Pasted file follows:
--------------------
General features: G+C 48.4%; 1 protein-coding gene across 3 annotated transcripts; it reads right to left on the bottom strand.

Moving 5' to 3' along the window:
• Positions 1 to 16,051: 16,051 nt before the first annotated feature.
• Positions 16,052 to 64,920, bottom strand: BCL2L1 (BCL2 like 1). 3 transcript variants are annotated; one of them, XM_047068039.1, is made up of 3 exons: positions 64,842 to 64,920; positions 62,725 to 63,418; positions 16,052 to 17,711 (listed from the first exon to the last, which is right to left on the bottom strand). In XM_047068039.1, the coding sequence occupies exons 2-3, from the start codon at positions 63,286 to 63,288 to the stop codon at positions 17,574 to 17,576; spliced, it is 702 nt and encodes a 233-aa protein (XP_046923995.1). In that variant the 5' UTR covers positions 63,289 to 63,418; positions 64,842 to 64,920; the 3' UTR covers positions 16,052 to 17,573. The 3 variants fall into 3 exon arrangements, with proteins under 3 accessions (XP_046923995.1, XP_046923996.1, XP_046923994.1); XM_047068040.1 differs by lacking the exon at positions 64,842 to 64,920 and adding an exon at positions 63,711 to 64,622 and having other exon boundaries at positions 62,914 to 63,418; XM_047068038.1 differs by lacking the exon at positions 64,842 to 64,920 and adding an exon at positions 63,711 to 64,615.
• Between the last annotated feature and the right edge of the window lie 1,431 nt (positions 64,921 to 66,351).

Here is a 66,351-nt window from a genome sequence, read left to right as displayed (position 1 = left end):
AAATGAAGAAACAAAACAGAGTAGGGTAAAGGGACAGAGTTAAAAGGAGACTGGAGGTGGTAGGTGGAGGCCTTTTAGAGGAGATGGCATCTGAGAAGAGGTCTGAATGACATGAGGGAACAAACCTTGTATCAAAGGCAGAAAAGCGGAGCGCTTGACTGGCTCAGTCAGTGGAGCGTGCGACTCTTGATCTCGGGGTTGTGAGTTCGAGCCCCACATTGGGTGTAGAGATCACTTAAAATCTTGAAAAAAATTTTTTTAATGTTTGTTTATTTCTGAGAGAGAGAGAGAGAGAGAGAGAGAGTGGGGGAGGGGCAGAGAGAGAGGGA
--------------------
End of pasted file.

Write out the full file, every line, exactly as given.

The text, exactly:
General features: G+C 48.4%; 1 protein-coding gene across 3 annotated transcripts; it reads right to left on the bottom strand.

Moving 5' to 3' along the window:
• Positions 1 to 16,051: 16,051 nt before the first annotated feature.
• Positions 16,052 to 64,920, bottom strand: BCL2L1 (BCL2 like 1). 3 transcript variants are annotated; one of them, XM_047068039.1, is made up of 3 exons: positions 64,842 to 64,920; positions 62,725 to 63,418; positions 16,052 to 17,711 (listed from the first exon to the last, which is right to left on the bottom strand). In XM_047068039.1, the coding sequence occupies exons 2-3, from the start codon at positions 63,286 to 63,288 to the stop codon at positions 17,574 to 17,576; spliced, it is 702 nt and encodes a 233-aa protein (XP_046923995.1). In that variant the 5' UTR covers positions 63,289 to 63,418; positions 64,842 to 64,920; the 3' UTR covers positions 16,052 to 17,573. The 3 variants fall into 3 exon arrangements, with proteins under 3 accessions (XP_046923995.1, XP_046923996.1, XP_046923994.1); XM_047068040.1 differs by lacking the exon at positions 64,842 to 64,920 and adding an exon at positions 63,711 to 64,622 and having other exon boundaries at positions 62,914 to 63,418; XM_047068038.1 differs by lacking the exon at positions 64,842 to 64,920 and adding an exon at positions 63,711 to 64,615.
• Between the last annotated feature and the right edge of the window lie 1,431 nt (positions 64,921 to 66,351).

Here is a 66,351-nt window from a genome sequence, read left to right as displayed (position 1 = left end):
AAATGAAGAAACAAAACAGAGTAGGGTAAAGGGACAGAGTTAAAAGGAGACTGGAGGTGGTAGGTGGAGGCCTTTTAGAGGAGATGGCATCTGAGAAGAGGTCTGAATGACATGAGGGAACAAACCTTGTATCAAAGGCAGAAAAGCGGAGCGCTTGACTGGCTCAGTCAGTGGAGCGTGCGACTCTTGATCTCGGGGTTGTGAGTTCGAGCCCCACATTGGGTGTAGAGATCACTTAAAATCTTGAAAAAAATTTTTTTAATGTTTGTTTATTTCTGAGAGAGAGAGAGAGAGAGAGAGAGAGTGGGGGAGGGGCAGAGAGAGAGGGA